ccmake -D ENABLE_STATIC=ON ../hoomd
      

Building a plugin for HOOMD-blue

There are several methods that can be used to build code that interfaces with hoomd.

Method 1: Build an executable that uses hoomd as a library

First, understand that building an executable linked to hoomd for the purposes of running a simulation is not a supported configuration. The developers will not respond to or fix bugs found while using such a setup. There are many levels of configuration and performance tuning that are handled at the python script level, and the C++ API is mainly designed to interface with python.

However, there are many cases when building a simple quick test executable is desirable (i.e. to test or debug a new feature that does not yet have a python interface). So a simple method to build such executables is provided.

To setup for use:

  1. Compile hoomd normally
  2. 'make install' hoomd to a desired location (i.e. your home directory)
  3. Add hoomd_install_location/bin to your PATH as usual
  4. Add `hoomd-config.sh --ldpath to your DYLD / LD library paths (if you compiled with ENABLE_STATIC=off)

Here is a short example program that does nothing except calculate lj pair forces once.

// include hoomd.h to get all of the built in hoomd classes
#include "hoomd/hoomd.h"
using namespace boost;

int main()
    {
    const unsigned int N = 5000;

    boost::shared_ptr<ExecutionConfiguration> exec_conf(new ExecutionConfiguration(ExecutionConfiguration::GPU));

    // create a random particle system to sum forces on
    RandomInitializer rand_init(N, Scalar(0.2), Scalar(0.9), "A");
    shared_ptr<SystemDefinition> sysdef(new SystemDefinition(rand_init, exec_conf));
    shared_ptr<ParticleData> pdata = sysdef->getParticleData();

    shared_ptr<NeighborListBinned> nlist(new NeighborListBinned(sysdef, Scalar(3.0), Scalar(0.8)));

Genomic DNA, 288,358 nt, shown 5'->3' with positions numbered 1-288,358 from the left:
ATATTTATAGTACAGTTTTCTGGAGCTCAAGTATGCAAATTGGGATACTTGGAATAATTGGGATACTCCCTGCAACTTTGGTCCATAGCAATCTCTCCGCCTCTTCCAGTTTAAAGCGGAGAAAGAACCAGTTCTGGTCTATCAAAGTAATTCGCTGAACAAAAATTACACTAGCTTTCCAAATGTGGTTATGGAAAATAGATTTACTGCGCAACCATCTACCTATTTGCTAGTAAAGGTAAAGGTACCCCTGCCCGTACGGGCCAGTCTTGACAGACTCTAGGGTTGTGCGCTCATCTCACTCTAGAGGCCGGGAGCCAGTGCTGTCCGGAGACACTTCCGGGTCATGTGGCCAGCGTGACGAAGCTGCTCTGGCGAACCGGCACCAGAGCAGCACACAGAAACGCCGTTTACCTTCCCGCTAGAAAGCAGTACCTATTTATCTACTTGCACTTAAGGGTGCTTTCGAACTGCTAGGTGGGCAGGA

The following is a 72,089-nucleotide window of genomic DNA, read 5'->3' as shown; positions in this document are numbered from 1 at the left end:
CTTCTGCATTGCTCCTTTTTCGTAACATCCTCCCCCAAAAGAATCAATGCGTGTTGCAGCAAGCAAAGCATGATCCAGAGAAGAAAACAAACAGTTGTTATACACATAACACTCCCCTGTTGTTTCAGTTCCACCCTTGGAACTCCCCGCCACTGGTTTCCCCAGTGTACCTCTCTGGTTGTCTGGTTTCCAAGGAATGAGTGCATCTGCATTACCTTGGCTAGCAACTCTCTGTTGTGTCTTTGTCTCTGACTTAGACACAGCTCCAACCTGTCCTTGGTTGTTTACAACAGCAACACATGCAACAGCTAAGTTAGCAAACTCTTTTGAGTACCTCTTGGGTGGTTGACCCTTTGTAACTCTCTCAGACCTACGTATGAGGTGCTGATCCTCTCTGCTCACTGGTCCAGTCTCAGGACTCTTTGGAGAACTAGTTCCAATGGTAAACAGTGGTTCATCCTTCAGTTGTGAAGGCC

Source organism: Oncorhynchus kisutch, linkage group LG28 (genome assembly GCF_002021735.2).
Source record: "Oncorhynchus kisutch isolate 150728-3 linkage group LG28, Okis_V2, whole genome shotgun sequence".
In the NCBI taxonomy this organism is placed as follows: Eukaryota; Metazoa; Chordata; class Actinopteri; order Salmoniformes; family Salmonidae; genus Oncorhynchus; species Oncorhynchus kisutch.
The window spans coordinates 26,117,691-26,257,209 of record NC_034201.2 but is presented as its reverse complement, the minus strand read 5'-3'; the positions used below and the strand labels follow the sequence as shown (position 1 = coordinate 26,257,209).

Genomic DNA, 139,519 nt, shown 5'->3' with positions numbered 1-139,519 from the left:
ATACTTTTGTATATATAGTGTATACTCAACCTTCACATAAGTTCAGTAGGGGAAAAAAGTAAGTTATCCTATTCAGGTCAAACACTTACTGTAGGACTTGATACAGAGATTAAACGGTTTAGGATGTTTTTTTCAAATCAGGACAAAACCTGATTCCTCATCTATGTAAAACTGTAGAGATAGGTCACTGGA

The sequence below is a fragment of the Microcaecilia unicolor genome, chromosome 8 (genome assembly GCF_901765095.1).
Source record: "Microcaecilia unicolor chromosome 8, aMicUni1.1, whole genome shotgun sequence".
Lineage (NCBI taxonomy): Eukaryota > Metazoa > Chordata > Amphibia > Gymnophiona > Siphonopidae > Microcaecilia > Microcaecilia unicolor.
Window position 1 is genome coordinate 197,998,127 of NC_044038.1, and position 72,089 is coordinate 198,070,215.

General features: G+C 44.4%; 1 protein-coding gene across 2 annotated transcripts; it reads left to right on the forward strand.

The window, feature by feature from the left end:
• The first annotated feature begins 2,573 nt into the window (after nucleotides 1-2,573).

shared_ptr<PotentialPairLJ> fc1(new PotentialPairLJ(sysdef, nlist));
    fc1->setRcut(0, 0, Scalar(3.0));

    // setup some values for alpha and sigma
    Scalar epsilon = Scalar(1.0);
    Scalar sigma = Scalar(1.2);
    Scalar alpha = Scalar(0.45);
    Scalar lj1 = Scalar(4.0) * epsilon * pow(sigma,Scalar(12.0));
    Scalar lj2 = alpha * Scalar(4.0) * epsilon * pow(sigma,Scalar(6.0));

    // specify the force parameters
    fc1->setParams(0,0,make_scalar2(lj1,lj2));

    // compute the forces
    fc1->compute(0);
    }

To compile this sample (or any code written similarly), just run

$ g++ -o test test.cc `hoomd-config.sh --cflags --libs`

(obviously, this works on linux and mac only)

Method 2: Write a full-fledged plugin in python only

Some plugins can be implemented fully in python, providing high-level code for configuring or running simulations.

In order to use such a plugin, one must first:

  1. Compile hoomd normally
  2. 'make install' hoomd to a desired location (i.e. your home directory)
  3. Add hoomd_install_location/bin to your PATH as usual

Create a directory to contain the python module for the plugin:

cd hoomd_install_location/lib/hoomd/python-module/hoomd_plugins
mkdir plugin_name
cd plugin_name
touch __init__.py

Note: It is highly recommended that you develop your plugin in a directory outside hoomd_install_location and using a revision control software. You wouldn't want to loose the code you've written when hoomd is uninstalled! In this case, you can just copy the module to the hoomd-plugins directory to install it.

cp -R plugin_name hoomd_install_location/lib/hoomd/python-module/hoomd_plugins

Once the plugin is written and installed, it can be used in a hoomd script like so:

from hoomd_script import *
from hoomd_plugins import plugin_name

init.whatever(...)
plugin_name.whatever(...)

Method 3: Write a full-fledged plugin with C++ code included

For high performance, execution on the GPU, or other reasons, part of a plugin can be written in C++. To write a plugin that incorporates such code, 'make install' hoomd as normal. Then copy the directory hoomd_install_location/share/hoomd/plugin_template_cpp to a new working space and modify it to implement your plugin. See the README file in that directory for full documentation. Examples of new pair and bond potentials are available in hoomd_install_location/share/hoomd/plugin_template_evaluators_ext


Documentation for HOOMD-blue v0.11.3
Generated on Wed Apr 10 2013 12:15:22 for HOOMD-blue by doxygen 1.8.0